Bins not for rubbish
29 June 2012
If you are looking to improve your environmental credentials then improving your waste recycling performance is an obvious starting point, but how many FMs would start with recycling their old bins to start with? It can be done, as Tim Fryer found out.
The role of the humble rubbish bin has been taking greater significance in recent years. Rather than just be a receptacle for people to put rubbish into, it can now be used to encourage people to be conscientious about waste disposal - particularly with regard to recycling – and can even be used by the facility manager to make a statement about sustainability credentials of the organisation.
These are some of the issues I was introduced to some of the issues by Leafield Engineering, formerly Linpac Environmental, during a visit to its factory in Wiltshire. In fact, as transport of goods adds to environmental footprint combined with the flag-waving fervour created by the Jubilee and Olympics this year, there already are good reasons for being interested in a British manufacturer.
The process they use to make their products is called rotational moulding, which is a cheaper process than injection moulding. The main consequence of this is that it means much lower volume products can be developed. A recent example of this was at Greenwich University who was looking to improve its recycling performance. This stood at 50% (or waste recycled) in 2010 and it originally planned to reach 75% by 2014. However, as the University’s Sustainability Manager John Bailey explained, more may be possible: “Essentially we were initially looking for around 250 bins and received quotes from a large range of organisations all with different products but none that we felt actually met the needs of the University. Justin Salmond from Leafield suggested that they could design a bin with us that was tailored exactly to our needs.”
“The new bins will actively play a part in encouraging people to recycle more at the University through the design of the bin itself. The bin is made so that it is easier to recycle than it is to throw stuff in the non-recycling section of the bin which will create a default action among the staff, students and visitors to choose the recycling side more often.
“Spot checks and audits of our waste show that we should be able recycle nearly 90% of the every-day office waste produced and we are hoping these bins are going to be steering us closer to achieving that figure. Of course the more we recycle the better for the bank balance as well, recycling cost an awful lot less to get rid of as our waste contractors make money from sorting the waste out and baling it up for reuse.”
The bins had a number of design considerations. They needed to fit in corridors and tight spaces, they needed to make it more desirable to recycle and the proportions reflect the 75% recycling target. Also, as part of a World Heritage Site, the University does not put posters on walls so the bins needed to have changeable sign attached to them. The success of the resulting unit has lead to its introduction as a standard product line, the Meridian Envirobin.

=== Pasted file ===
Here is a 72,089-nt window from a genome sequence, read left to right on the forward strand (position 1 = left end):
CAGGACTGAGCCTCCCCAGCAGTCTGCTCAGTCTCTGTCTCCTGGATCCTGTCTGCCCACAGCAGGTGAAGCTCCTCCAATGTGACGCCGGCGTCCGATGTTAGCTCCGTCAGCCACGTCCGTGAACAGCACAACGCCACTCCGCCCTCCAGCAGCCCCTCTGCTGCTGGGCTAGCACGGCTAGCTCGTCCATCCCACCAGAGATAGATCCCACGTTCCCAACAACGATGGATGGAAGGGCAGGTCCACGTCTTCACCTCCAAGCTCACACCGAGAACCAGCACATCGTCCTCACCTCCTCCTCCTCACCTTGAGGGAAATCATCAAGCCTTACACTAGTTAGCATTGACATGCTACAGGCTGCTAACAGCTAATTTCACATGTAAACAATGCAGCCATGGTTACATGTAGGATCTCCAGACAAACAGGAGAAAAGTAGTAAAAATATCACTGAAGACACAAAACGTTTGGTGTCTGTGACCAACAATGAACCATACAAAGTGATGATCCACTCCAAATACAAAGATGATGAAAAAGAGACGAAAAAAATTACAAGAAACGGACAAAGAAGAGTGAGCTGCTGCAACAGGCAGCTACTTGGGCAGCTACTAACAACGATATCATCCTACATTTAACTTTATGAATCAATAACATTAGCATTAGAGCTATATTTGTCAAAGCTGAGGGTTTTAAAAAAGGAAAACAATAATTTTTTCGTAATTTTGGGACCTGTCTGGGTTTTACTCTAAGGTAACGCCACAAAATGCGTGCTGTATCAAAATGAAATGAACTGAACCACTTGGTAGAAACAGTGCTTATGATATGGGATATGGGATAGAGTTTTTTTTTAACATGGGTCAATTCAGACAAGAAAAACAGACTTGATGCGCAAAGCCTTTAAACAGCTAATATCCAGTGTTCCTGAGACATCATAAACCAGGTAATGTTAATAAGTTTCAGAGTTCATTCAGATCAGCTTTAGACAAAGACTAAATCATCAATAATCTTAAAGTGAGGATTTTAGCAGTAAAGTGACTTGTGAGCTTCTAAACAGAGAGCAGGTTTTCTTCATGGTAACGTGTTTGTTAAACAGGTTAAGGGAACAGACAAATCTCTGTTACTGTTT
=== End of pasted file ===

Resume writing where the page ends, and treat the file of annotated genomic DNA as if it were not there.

Plastic, as I found out, is not a standard commodity. While most plastic can be recycled, not all of it is directly reuseable to make bins, safety bollards, animal feeders and other products in the Leafield range that require a certain degree of quality and conformity to be used effectively in the rotational moulding process. However, where the source of the plastic is known the options for direct recycling can be very attractive. Phil Maddox. Managing Director of Leafield, commented: “We try to use as much recycled plastic as possible but it is not always possible to know where it comes from, so about 25% of our plastic is directly recycled.”
The option of recycling does open up the interesting option referred to in the introduction. A company or organisation can send their old bins to Leafield and get them recycled into new products. Maddox explained: “This can be 20% cheaper than ‘virgin’ bins, but people doing this tend to be more interested in the message.”
One such example was the NEC in Birmingham. It sent 400 old bins to Leafield and got 400 ‘Arena Envirobins’ back – like Greenwich University this was a bespoke product developed in tandem with the NEC. Arena Envirobins are placed in pairs; one to collect all recyclable items such as plastic bottles, paper, coffee cups and glass, and one bin for general waste. Colour-coded lids differentiate between the two streams and signage is used to further emphasise the difference. The sorting of waste at source is particularly important for the NEC as it has invested £330,000 in its own on-site recycling plant.
A variation on recycled bins is using different coloured plastic chips and moulding them together to get what the company call the ‘Smart E-bin’. For other products the plastic chips are usually further ground down to a powder before remoulding, but for the Smart E-bin they are left as coloured chips to give the Smartie effect.. These bins are great fun not just for schools and nurseries but also give an obvious recycling message in any environment.
Maddox concluded: “For companies looking to advertise their green credentials they can now start with what you collect the rubbish in!”
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